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The sectoral approach to skills transformation

Year/Date: 30/05/2018


‘When it comes to anticipating future trends and skills needs, we tell the schools what is happening, not the other way around,’ says Jules van Well, from CBL, an employers’ organisation representing food retailers and wholesalers in the Netherlands.

‘Our members benefit from good education systems – we are well aware that we need to tell the school what the needs are, today and tomorrow. We describe what we want the job descriptions of future workers to be. We don’t look back!’

CBL is a member of the Commerce Sectoral Committee. Led by employers, business associations, trade unions and other social partners, it is one of eight sector-specific committees in the Netherlands, working to anticipate skills needs and align education and training.

With more than 17 million mouths to feed in the Netherlands, food is big business. The 4,300+ food retailers are turning over €36 billion a year, says Jules, who has more than 20 years’ sector experience. And there’s a new trend emerging - online shopping. In order to bring shoppers back through the doors, retailers are reinventing the in-store experience, combining hospitality and fine-dining dining with a workforce of increasingly specialised foodies.

CBL’s own member-led Educational Committee, helps to feed suggestions for curricular improvements, aligned with their projections. But upskilling a future workforce means upskilling teachers too. CBL is addressing this through its network of Food Ambassadors – a coalition of teachers with a taste for new knowledge and insight which they receive through practical, innovative in-store experiences, shopping excursions and trend updates.

Skills anticipating and matching – Dutch-style!

The Sector Committees in the Netherlands work closely with the national public agency overseeing vocational education and training - SBB. Governed by social partners, the agency produces up-to-date labour market information, strengthens business-education links, standardises vocational qualifications, including emerging sectors, and in-line with the European Qualifications Framework, and accredits companies that offer quality work-based learning and apprenticeships.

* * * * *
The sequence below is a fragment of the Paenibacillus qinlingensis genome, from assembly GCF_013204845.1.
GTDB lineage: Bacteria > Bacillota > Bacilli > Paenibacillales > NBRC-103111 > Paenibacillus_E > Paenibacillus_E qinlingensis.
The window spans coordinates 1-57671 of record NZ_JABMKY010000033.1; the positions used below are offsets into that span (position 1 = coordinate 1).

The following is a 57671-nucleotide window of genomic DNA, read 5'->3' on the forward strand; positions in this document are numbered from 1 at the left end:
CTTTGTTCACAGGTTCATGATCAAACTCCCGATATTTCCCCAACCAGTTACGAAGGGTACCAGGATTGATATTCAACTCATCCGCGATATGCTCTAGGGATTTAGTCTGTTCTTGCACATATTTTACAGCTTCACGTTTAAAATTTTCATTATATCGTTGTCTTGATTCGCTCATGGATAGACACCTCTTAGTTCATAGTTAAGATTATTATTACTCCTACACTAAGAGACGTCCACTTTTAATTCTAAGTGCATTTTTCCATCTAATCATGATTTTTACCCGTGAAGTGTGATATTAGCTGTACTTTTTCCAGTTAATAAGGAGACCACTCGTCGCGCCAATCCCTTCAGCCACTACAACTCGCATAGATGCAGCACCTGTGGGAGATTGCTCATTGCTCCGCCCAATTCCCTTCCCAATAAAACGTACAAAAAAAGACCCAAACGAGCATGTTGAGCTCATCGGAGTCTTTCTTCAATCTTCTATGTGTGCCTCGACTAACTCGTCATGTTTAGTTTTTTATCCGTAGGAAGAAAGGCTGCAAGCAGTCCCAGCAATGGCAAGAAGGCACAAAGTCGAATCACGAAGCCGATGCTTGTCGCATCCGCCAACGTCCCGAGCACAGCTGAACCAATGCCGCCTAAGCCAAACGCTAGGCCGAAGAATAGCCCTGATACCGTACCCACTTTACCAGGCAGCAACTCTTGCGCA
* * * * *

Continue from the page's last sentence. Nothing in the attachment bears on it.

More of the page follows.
Discovering the SBB approach was part of a two-day peer-learning visit by a Moldovan Delegation working to develop Sectoral Skills Councils. The ETF has been assisting Moldova with labour market and skills’ trend analysis, preparing sectoral reports and the overall strengthening the capacity of committee members.

This year the Moldovans are taking the lead, currently preparing reports for the agriculture and food, IT and communication, transport and road infrastructure and trade sectors. The study visit was an opportunity to share updates and approaches with the Dutch sectoral committees.

Anna Gherganova from the Moldovan Ministry of Education, Culture and Research Development, says the peer-learning visit highlights the important role of employers in sectoral committees. ‘We want to have employers more involved and we are working towards this. We need companies to be part of these Sectoral Committees and to be a voice. Our goal, looking forward, is to have the six Sectoral Committees that function well, and for them to be a discussion platform in the sector involving many companies.’


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